Earlier, I talked about NPS. We have compared ourselves with our competitors. After adopting the brand strategy, what is customers’ feedback for us? So we look at data from PC Magazine in 2020. The magazine surveyed all PC brands. And this one is for all home laptops, so more consumer centric. And that is our forte.

We look at the top 5 PC brands and calculated their average NPS. The average for the top 5 brands is 70 — 47.8, whereas our NPS is 52. So our NPS is much higher than the average of the top 5 brands. This means that our consumers really recognize the quality of our products. To offer great products, you have to do many things right. Your products have to have great performance, great quality, great design, and offer great user experience. Of course, we are not simply bragging on our own. We have data to back us up. We have been recognized by Best Laptop. Later on, Samson will give you more information on that.

A few words about AIoT. We believe this is going to be a growth area, where we need to invest heavily. Now I would like to give you an update on some of the achievements in the area of AIoT. First, smart manufacturing. We have, in AICS, EHS management system. By using sensors, cameras and algorithm, the system can quickly survey and identify possible hazards in a manufacturing facility. In turn, this can make sure factories are safer. We’ve been working with our client and they’ve been giving us pretty good feedback on this system. Microsoft also recognized the quality of the system. They think this is a great application. So they worked with us and made a promo video on this system. So if you’re interested, please approach our CFO for a link for more information.

Next, intelligent cloud. This year, we participated in Taiwania 2. We are going to participate in Phase II and Phase III of the project. Smart medical, a lot of achievements in this area. I’m just going to mention 3. First, we have an ICD-10 coding system. This is a smart coding system. This has been adopted by 5 hospitals, with more than 700 active users. We’ve got great user feedback on this system. Second example, EMR search, Electronic Medical Record search. This has been adopted by 3 hospitals.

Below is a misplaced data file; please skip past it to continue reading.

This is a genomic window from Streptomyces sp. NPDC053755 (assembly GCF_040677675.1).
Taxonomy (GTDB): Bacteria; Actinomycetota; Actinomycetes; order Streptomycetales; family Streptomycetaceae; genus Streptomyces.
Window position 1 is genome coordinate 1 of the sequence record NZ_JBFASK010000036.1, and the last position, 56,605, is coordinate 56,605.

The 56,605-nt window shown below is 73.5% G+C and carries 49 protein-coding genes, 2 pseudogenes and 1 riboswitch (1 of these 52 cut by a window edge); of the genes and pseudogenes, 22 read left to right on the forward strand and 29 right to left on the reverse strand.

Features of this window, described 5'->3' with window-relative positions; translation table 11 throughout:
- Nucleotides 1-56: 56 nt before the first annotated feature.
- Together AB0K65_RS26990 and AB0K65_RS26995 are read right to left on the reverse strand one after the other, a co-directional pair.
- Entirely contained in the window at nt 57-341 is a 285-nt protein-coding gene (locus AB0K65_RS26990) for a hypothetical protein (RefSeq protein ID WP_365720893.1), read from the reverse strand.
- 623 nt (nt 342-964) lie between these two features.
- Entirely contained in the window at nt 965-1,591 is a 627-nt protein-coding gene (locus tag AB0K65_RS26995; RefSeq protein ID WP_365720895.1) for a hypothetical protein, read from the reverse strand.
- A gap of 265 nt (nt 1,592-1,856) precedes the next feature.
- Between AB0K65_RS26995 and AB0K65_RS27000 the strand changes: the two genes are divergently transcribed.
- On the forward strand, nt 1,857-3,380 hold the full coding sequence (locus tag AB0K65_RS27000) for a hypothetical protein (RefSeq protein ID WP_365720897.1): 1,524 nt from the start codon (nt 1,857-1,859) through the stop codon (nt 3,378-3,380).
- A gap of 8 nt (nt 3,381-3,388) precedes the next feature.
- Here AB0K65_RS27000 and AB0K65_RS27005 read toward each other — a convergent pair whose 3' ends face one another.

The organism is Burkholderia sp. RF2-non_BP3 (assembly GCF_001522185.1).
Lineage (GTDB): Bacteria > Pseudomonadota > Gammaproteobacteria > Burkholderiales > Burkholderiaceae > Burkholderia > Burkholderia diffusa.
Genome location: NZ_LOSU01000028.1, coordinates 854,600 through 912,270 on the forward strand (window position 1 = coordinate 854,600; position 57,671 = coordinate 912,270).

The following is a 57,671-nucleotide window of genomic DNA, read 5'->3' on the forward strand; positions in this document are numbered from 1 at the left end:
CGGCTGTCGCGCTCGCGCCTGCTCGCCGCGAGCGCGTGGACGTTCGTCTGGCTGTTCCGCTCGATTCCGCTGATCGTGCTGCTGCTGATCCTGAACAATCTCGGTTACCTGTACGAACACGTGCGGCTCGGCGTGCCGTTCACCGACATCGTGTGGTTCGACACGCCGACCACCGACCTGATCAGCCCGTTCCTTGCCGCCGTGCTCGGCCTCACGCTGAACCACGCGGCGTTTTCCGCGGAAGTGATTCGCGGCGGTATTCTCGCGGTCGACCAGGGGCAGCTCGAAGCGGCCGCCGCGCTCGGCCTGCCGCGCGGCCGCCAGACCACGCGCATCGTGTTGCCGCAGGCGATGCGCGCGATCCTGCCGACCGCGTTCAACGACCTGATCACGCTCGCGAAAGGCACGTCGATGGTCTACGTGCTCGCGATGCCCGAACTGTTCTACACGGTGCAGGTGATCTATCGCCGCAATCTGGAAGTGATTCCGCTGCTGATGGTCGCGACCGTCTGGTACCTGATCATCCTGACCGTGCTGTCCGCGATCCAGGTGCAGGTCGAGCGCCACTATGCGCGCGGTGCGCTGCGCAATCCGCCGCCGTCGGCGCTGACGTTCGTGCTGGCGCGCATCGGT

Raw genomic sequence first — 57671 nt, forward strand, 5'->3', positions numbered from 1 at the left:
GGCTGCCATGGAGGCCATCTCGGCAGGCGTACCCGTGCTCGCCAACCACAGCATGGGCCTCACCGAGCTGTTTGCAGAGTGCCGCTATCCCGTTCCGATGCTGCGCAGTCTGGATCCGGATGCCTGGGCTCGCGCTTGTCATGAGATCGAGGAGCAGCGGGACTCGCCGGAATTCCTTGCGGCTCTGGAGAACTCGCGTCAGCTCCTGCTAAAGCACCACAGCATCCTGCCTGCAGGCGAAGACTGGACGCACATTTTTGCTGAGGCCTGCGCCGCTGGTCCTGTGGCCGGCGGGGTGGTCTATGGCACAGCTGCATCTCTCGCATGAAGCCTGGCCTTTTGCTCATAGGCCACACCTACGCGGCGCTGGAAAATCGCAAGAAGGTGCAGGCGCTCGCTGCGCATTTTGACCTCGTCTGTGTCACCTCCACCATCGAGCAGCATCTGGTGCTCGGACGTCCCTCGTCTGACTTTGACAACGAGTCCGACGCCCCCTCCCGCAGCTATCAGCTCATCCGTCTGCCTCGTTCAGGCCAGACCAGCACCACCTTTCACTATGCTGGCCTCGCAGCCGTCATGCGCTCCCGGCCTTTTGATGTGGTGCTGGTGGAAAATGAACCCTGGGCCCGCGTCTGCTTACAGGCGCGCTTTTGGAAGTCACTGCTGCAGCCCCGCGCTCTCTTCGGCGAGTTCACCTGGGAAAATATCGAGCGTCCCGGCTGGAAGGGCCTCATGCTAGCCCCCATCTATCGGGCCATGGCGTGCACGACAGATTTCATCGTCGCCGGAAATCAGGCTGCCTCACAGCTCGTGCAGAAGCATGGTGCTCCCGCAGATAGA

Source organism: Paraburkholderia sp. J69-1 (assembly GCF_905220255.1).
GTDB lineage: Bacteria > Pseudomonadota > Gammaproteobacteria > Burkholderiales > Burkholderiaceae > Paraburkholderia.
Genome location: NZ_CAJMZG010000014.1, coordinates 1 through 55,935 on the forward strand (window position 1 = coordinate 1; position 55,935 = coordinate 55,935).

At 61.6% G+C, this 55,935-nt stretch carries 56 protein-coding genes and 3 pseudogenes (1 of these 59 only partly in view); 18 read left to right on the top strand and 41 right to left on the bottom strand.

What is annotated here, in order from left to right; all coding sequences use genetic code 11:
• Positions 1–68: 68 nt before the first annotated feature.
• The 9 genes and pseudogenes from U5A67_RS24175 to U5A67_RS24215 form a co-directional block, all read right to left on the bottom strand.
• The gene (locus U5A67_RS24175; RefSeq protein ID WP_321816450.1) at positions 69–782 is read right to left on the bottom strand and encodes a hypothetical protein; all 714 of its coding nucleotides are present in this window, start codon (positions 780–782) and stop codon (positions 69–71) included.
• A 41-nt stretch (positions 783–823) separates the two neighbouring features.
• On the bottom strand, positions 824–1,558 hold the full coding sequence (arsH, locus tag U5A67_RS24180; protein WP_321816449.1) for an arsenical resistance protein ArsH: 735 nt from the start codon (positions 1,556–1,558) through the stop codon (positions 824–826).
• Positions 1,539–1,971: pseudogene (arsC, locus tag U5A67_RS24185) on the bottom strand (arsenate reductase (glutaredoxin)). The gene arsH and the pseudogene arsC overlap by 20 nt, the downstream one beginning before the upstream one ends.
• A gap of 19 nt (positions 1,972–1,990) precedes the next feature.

By August, more than 100,000 searches were conducted. That was the number in August. Now it’s November, I believe the number of searches is now over 200,000 or 300,000.

Another system, CDSS. This has been adopted by 3 hospitals. This is about unplanned rehospitalization of patients. This can help hospital administrators significantly. Another example is our VivoWatch. We’ve been working with some hospitals. Using this wearable device, they can identify the locations of their patients. They can also assist their health care professionals. So these are some of the examples.

I will now turn it over to Samson.

Samson Hu

My name is Samson Hu. I’m Co-CEO of ASUS. Dear investors and journalists, good afternoon. I’m going to give you an update on our product strategy and operational results. As S.Y. mentioned earlier, we have the 3-pillared brand strategy. This is a very important thinking as we design our products. Different users have different scenarios, which can be very varied and sophisticated. Our product strategy is user-centric. We put users into different segments. We offer different designs and innovative products to serve different segments. This kind of product strategy as well as our brand strategy are already bearing fruits.